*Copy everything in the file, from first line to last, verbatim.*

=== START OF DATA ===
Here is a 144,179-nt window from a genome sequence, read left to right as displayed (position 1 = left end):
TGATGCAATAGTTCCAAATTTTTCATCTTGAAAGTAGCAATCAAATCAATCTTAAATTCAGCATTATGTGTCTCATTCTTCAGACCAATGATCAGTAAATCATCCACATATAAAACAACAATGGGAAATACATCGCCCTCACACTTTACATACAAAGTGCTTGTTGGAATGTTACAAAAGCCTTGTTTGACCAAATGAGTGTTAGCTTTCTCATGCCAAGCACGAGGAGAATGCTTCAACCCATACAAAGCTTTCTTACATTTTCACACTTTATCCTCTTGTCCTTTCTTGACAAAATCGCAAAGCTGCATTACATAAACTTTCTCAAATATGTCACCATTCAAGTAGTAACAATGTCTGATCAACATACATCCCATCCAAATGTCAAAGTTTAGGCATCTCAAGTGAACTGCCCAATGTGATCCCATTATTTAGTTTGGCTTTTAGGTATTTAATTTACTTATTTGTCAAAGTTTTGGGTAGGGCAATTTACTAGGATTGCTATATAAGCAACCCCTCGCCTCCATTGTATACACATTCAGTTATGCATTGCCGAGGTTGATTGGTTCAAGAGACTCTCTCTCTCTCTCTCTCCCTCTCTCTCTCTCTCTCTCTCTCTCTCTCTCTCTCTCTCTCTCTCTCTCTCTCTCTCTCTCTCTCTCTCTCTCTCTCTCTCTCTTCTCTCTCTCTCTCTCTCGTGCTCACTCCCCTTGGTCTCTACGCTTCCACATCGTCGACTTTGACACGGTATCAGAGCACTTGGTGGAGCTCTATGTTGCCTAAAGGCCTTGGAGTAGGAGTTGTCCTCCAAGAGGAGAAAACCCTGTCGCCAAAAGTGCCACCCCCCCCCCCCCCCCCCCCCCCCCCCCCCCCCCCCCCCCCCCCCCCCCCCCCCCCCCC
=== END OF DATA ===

Here is a 144,179-nt window from a genome sequence, read left to right as displayed (position 1 = left end):
TGATGCAATAGTTCCAAATTTTTCATCTTGAAAGTAGCAATCAAATCAATCTTAAATTCAGCATTATGTGTCTCATTCTTCAGACCAATGATCAGTAAATCATCCACATATAAAACAACAATGGGAAATACATCGCCCTCACACTTTACATACAAAGTGCTTGTTGGAATGTTACAAAAGCCTTGTTTGACCAAATGAGTGTTAGCTTTCTCATGCCAAGCACGAGGAGAATGCTTCAACCCATACAAAGCTTTCTTACATTTTCACACTTTATCCTCTTGTCCTTTCTTGACAAAATCGCAAAGCTGCATTACATAAACTTTCTCAAATATGTCACCATTCAAGTAGTAACAATGTCTGATCAACATACATCCCATCCAAATGTCAAAGTTTAGGCATCTCAAGTGAACTGCCCAATGTGATCCCATTATTTAGTTTGGCTTTTAGGTATTTAATTTACTTATTTGTCAAAGTTTTGGGTAGGGCAATTTACTAGGATTGCTATATAAGCAACCCCTCGCCTCCATTGTATACACATTCAGTTATGCATTGCCGAGGTTGATTGGTTCAAGAGACTCTCTCTCTCTCTCTCTCCCTCTCTCTCTCTCTCTCTCTCTCTCTCTCTCTCTCTCTCTCTCTCTCTCTCTCTCTCTCTCTCTCTCTCTCTCTCTCTCTCTCTTCTCTCTCTCTCTCTCTCGTGCTCACTCCCCTTGGTCTCTACGCTTCCACATCGTCGACTTTGACACGGTATCAGAGCACTTGGTGGAGCTCTATGTTGCCTAAAGGCCTTGGAGTAGGAGTTGTCCTCCAAGAGGAGAAAACCCTGTCGCCAAAAGTGCCACCCCCCCCCCCCCCCCCCCCCCCCCCCCCCCCCCCCCCCCCCCCCCCCCCCCCCCCCCC